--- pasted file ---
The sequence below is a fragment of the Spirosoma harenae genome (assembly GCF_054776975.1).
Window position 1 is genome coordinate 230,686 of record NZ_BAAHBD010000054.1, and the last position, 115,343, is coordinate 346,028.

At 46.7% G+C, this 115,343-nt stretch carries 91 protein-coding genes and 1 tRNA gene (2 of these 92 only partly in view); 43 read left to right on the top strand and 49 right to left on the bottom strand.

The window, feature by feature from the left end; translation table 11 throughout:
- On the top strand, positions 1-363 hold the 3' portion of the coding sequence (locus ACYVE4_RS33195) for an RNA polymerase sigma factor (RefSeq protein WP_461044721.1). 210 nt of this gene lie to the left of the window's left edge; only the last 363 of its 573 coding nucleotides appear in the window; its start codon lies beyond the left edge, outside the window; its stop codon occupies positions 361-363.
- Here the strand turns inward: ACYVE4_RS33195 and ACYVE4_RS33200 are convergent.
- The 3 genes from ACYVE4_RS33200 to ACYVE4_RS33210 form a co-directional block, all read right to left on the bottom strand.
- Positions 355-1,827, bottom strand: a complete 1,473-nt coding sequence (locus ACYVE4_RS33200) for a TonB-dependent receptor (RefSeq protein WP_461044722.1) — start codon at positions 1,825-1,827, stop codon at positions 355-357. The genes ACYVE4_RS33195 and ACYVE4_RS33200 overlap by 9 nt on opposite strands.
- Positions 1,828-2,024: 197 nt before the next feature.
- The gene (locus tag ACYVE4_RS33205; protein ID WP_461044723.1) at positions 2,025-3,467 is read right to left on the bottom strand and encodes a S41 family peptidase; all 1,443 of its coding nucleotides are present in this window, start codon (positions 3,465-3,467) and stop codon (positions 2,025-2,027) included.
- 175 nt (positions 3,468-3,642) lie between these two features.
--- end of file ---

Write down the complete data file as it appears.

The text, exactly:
The sequence below is a fragment of the Spirosoma harenae genome (assembly GCF_054776975.1).
Window position 1 is genome coordinate 230,686 of record NZ_BAAHBD010000054.1, and the last position, 115,343, is coordinate 346,028.

At 46.7% G+C, this 115,343-nt stretch carries 91 protein-coding genes and 1 tRNA gene (2 of these 92 only partly in view); 43 read left to right on the top strand and 49 right to left on the bottom strand.

The window, feature by feature from the left end; translation table 11 throughout:
- On the top strand, positions 1-363 hold the 3' portion of the coding sequence (locus ACYVE4_RS33195) for an RNA polymerase sigma factor (RefSeq protein WP_461044721.1). 210 nt of this gene lie to the left of the window's left edge; only the last 363 of its 573 coding nucleotides appear in the window; its start codon lies beyond the left edge, outside the window; its stop codon occupies positions 361-363.
- Here the strand turns inward: ACYVE4_RS33195 and ACYVE4_RS33200 are convergent.
- The 3 genes from ACYVE4_RS33200 to ACYVE4_RS33210 form a co-directional block, all read right to left on the bottom strand.
- Positions 355-1,827, bottom strand: a complete 1,473-nt coding sequence (locus ACYVE4_RS33200) for a TonB-dependent receptor (RefSeq protein WP_461044722.1) — start codon at positions 1,825-1,827, stop codon at positions 355-357. The genes ACYVE4_RS33195 and ACYVE4_RS33200 overlap by 9 nt on opposite strands.
- Positions 1,828-2,024: 197 nt before the next feature.
- The gene (locus tag ACYVE4_RS33205; protein ID WP_461044723.1) at positions 2,025-3,467 is read right to left on the bottom strand and encodes a S41 family peptidase; all 1,443 of its coding nucleotides are present in this window, start codon (positions 3,465-3,467) and stop codon (positions 2,025-2,027) included.
- 175 nt (positions 3,468-3,642) lie between these two features.